Blinken Warns China Against Armed Attack on Philippines

Secretary of State Antony J. Blinken warned China on Tuesday that an “armed” attack against Philippine vessels in the South China Sea would trigger a mutual self-defense pact between Washington and Manila, a reflection of rising tensions in the region that risk dragging the United States into armed conflict with Beijing.

But in a sign that the United States hopes to de-escalate the situation, Mr. Blinken, on a visit to Manila, gave no indication that recent Chinese provocations — which include ramming Philippine vessels and blasting them with water cannons — crossed the threshold of “armed” attacks.

Pressed during a news conference alongside his Philippine counterpart on how to deter what some analysts call China’s “gray-zone coercion tactics,” which Philippine officials say include aiming a high-powered laser at a Philippine Coast Guard vessel and temporarily blinding some crew members, Mr. Blinken pointed to diplomatic, not military, measures.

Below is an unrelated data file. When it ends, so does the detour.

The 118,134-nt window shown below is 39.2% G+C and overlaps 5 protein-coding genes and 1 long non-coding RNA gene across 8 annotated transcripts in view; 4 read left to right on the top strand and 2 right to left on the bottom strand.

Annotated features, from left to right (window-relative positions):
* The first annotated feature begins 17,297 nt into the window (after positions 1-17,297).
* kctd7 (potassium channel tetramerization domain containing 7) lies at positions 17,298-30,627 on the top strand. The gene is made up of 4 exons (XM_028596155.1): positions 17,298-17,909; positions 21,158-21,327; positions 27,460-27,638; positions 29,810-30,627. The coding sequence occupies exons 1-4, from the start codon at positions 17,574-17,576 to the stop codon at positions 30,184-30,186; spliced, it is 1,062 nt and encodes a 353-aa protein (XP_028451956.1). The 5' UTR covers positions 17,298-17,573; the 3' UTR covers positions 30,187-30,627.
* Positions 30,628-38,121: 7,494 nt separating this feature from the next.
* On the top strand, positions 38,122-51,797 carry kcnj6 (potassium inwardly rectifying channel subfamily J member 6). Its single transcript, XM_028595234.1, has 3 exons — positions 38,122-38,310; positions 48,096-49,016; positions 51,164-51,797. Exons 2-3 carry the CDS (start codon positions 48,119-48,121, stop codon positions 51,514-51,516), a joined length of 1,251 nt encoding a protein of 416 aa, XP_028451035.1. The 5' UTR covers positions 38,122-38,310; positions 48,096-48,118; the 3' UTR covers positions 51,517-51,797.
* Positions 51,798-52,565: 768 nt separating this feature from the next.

“The very visibility of those actions, I think, has provoked from a number of other countries clear statements in support of the Philippines and against these provocative actions that are a threat to peace, security, freedom of navigation and basic rights under international law,” he said.

Mr. Blinken appeared to be attempting to strike a balance at a moment when the Biden administration is trying to sustain a recent thaw in relations with Beijing while also standing firm against Chinese territorial aggression in the region.

He was also signaling robust American support for the Philippines at a high-water moment for recent relations between the countries. Mr. Blinken met later in the day with the Philippine president, Ferdinand Marcos Jr., who has pivoted his country’s foreign policy back toward Washington since succeeding Rodrigo Duterte, who openly derided the United States and embraced Beijing.

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